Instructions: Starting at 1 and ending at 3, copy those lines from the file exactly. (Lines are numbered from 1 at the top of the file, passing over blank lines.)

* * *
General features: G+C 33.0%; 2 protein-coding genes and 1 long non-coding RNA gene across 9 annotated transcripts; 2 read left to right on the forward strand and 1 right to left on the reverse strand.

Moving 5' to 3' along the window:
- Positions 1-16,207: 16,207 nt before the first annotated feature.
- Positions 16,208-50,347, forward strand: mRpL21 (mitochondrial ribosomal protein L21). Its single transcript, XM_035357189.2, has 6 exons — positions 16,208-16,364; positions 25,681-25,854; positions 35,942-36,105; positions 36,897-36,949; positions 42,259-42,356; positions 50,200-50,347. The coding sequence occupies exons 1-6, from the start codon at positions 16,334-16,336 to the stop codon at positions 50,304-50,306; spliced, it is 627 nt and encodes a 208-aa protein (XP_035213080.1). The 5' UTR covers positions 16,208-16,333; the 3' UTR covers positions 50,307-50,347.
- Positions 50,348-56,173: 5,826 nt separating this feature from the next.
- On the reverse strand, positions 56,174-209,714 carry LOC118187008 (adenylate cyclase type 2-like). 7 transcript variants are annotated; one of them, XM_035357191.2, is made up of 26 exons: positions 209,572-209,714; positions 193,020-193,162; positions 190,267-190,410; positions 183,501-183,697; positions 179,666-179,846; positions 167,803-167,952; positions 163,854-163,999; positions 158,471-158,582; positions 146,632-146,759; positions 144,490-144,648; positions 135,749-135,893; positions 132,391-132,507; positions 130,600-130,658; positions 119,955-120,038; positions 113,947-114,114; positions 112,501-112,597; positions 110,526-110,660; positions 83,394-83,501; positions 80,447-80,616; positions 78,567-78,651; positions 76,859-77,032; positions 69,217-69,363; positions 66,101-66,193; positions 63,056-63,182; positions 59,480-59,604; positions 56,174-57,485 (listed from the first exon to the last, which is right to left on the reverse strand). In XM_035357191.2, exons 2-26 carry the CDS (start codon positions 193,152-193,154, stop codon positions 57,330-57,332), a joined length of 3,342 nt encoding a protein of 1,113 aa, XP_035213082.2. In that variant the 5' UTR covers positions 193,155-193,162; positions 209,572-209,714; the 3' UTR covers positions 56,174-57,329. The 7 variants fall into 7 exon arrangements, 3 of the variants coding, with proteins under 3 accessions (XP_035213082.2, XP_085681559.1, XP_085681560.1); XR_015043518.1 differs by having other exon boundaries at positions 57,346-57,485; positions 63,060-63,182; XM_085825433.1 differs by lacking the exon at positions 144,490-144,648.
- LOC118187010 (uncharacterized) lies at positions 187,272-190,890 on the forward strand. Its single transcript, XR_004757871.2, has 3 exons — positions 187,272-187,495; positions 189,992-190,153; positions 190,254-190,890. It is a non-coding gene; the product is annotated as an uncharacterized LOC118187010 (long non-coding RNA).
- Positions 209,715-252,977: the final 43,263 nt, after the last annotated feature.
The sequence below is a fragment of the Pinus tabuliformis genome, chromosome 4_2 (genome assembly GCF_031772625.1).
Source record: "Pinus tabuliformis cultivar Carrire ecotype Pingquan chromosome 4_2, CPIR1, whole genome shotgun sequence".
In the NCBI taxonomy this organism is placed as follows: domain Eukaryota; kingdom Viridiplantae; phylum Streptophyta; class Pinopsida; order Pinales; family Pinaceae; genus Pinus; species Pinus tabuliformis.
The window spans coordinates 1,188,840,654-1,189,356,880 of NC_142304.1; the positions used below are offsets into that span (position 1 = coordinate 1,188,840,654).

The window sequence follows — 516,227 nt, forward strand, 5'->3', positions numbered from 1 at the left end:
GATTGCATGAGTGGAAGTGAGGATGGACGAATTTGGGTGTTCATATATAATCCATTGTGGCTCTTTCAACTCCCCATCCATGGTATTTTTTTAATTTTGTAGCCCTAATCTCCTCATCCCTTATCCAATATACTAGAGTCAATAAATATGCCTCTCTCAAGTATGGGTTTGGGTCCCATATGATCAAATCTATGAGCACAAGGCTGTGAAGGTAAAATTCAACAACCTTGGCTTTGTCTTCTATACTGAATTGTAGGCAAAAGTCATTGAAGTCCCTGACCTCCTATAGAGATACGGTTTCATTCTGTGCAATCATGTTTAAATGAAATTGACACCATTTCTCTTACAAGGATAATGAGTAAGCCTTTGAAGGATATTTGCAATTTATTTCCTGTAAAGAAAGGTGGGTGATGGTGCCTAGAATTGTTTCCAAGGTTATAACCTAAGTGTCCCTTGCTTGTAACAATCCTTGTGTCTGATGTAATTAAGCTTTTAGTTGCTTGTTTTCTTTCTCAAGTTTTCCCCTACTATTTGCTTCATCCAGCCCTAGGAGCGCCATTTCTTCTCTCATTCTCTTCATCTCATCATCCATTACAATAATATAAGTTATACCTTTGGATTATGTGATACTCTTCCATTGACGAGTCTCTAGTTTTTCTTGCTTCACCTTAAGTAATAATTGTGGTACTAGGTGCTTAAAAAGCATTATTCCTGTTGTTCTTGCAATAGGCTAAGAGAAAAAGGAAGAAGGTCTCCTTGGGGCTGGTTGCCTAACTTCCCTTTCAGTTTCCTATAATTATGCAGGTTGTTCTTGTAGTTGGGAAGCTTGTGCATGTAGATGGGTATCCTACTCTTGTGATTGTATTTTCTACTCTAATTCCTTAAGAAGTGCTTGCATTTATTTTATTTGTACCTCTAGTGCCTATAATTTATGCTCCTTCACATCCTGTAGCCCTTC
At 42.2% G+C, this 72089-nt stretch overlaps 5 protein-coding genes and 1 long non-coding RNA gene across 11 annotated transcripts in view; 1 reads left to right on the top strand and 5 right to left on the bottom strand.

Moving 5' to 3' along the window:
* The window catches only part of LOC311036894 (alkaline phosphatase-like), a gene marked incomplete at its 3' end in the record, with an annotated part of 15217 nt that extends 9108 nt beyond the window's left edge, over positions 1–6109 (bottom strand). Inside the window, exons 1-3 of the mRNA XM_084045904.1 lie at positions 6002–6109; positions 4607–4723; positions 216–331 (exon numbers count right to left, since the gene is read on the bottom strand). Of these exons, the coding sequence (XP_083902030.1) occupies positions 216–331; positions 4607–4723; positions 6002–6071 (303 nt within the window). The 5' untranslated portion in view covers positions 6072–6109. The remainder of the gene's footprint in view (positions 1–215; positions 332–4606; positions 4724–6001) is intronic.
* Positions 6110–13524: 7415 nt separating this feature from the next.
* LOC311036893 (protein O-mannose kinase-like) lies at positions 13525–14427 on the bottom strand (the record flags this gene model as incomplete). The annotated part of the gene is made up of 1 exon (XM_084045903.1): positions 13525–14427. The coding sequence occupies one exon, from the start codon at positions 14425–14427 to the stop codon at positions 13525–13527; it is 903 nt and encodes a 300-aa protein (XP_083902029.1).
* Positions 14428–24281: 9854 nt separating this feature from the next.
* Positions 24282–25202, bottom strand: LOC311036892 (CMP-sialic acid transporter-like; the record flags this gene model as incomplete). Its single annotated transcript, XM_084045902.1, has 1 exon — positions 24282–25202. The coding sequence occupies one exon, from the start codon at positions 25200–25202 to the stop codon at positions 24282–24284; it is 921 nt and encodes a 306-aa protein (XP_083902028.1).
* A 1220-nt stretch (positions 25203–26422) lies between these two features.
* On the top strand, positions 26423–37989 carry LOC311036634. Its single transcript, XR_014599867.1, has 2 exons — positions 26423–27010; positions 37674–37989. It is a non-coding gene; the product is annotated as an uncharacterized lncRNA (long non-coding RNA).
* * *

General features: G+C 33.0%; 2 protein-coding genes and 1 long non-coding RNA gene across 9 annotated transcripts; 2 read left to right on the forward strand and 1 right to left on the reverse strand.

Moving 5' to 3' along the window:
- Positions 1-16,207: 16,207 nt before the first annotated feature.